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Understanding Electrical Voltage

Electrical Voltage
Reading Time: 2 minutes

Most people only think about voltage when they need to change the batteries of their remote control. We’ve all encountered that brief yet petrifying moment. Of course, the remote dies during a commercial break, after you’ve turned from that nail-biting movie or that close baseball game. First, you take out the dead batteries and see what size they are, then you sprint to the drawer in the kitchen that holds the stash of batteries. Thirty seconds later, the remote control is working again. Despite the fact that our entire civilization runs on that same electrical energy that fuels your remote control, chances are, you won’t think about voltage for another several months, until you need to change those batteries again!

What is Voltage?

To put it simply, voltage is what makes those electrical charges move through circuits and wires. Voltage is the pressure that pushes charged electrons, therefore, the different voltage will produce different pressure.

When we use a flashlight, we flick the switch, and suddenly the battery in the flashlight awakens. The difference between the two battery poles, negative and positive, is activated. This difference creates a pressure that forces electrons to flow along a wire. When the current reaches the light, it turns on.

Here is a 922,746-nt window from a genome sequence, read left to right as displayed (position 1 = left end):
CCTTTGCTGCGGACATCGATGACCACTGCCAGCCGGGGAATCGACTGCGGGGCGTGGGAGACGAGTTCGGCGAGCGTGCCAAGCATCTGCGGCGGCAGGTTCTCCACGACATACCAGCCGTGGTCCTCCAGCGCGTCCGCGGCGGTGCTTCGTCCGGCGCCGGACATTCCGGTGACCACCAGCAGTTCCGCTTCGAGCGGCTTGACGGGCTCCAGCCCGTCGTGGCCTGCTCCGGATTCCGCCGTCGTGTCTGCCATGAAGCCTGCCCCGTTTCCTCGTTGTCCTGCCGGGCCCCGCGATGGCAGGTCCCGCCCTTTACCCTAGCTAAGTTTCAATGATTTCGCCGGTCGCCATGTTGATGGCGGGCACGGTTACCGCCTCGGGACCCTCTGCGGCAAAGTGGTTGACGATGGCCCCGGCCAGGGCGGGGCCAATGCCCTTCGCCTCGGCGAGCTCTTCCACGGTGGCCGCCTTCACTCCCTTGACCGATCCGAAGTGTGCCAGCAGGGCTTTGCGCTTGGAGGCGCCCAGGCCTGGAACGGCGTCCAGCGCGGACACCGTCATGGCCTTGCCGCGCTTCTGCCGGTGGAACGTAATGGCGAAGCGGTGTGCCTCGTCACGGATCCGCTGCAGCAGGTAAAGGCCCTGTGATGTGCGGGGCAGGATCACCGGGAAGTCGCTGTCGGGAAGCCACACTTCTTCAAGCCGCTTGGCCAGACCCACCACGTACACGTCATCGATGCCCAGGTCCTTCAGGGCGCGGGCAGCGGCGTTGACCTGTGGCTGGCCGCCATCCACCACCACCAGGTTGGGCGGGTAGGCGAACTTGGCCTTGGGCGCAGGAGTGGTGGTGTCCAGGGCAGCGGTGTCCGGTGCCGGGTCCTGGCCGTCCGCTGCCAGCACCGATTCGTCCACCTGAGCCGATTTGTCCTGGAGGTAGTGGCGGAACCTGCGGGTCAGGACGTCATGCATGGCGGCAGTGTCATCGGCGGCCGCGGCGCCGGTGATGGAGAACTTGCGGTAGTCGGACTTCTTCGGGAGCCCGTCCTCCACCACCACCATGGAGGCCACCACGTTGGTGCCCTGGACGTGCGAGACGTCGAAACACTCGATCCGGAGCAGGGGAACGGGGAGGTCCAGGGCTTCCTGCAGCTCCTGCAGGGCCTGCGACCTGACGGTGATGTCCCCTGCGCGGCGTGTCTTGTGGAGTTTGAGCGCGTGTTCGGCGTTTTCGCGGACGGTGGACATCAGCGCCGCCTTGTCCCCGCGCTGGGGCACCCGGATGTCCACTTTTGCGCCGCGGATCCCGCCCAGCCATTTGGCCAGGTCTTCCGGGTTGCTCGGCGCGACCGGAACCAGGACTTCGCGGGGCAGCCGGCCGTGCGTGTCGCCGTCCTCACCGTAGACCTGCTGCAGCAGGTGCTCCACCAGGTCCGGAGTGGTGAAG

The voltage of this flashlight is important because it determines how many electrons flow through a current at a given time. In other words, the voltage used for this flashlight will be different from the voltage used for your computer, because more electrons are needed for your computer.

Voltage is Different Across the World

Voltage is also different in various electrical wall outlets scattered across the globe. For example, in America, the standard voltage is rated at 120 volts. In many European countries, the standard voltage is rated at 240. If you use the wrong voltage your device may not work, or worse, it may blow up or cause a short circuit. If you have a 240-volt charging device, you could use it on a 120-volt circuit, but it will just take a long time to charge.

To make it even more difficult, there are differently shaped electrical outlets around the world. So, you won’t even be able to plug your device into the wall in a foreign city. A little preparation though could easily circumvent this problem. Plug adapters are cheap and easy to get. It’s important when buying these adapters to be aware of the voltage needed. Be sure to read the small print on the device to learn the voltage required.

If your device works in the country you are traveling to, all you need is a plug adapter to fit the different shaped electrical outlet. If your device does not work and runs on a different voltage that the country you are going to uses, you need to get a voltage converter.

At Art Plumbing, Air Conditioning & Electric we provide a wide variety of residential and commercial electrical services – Call 1-800-475-1504 today to learn more.


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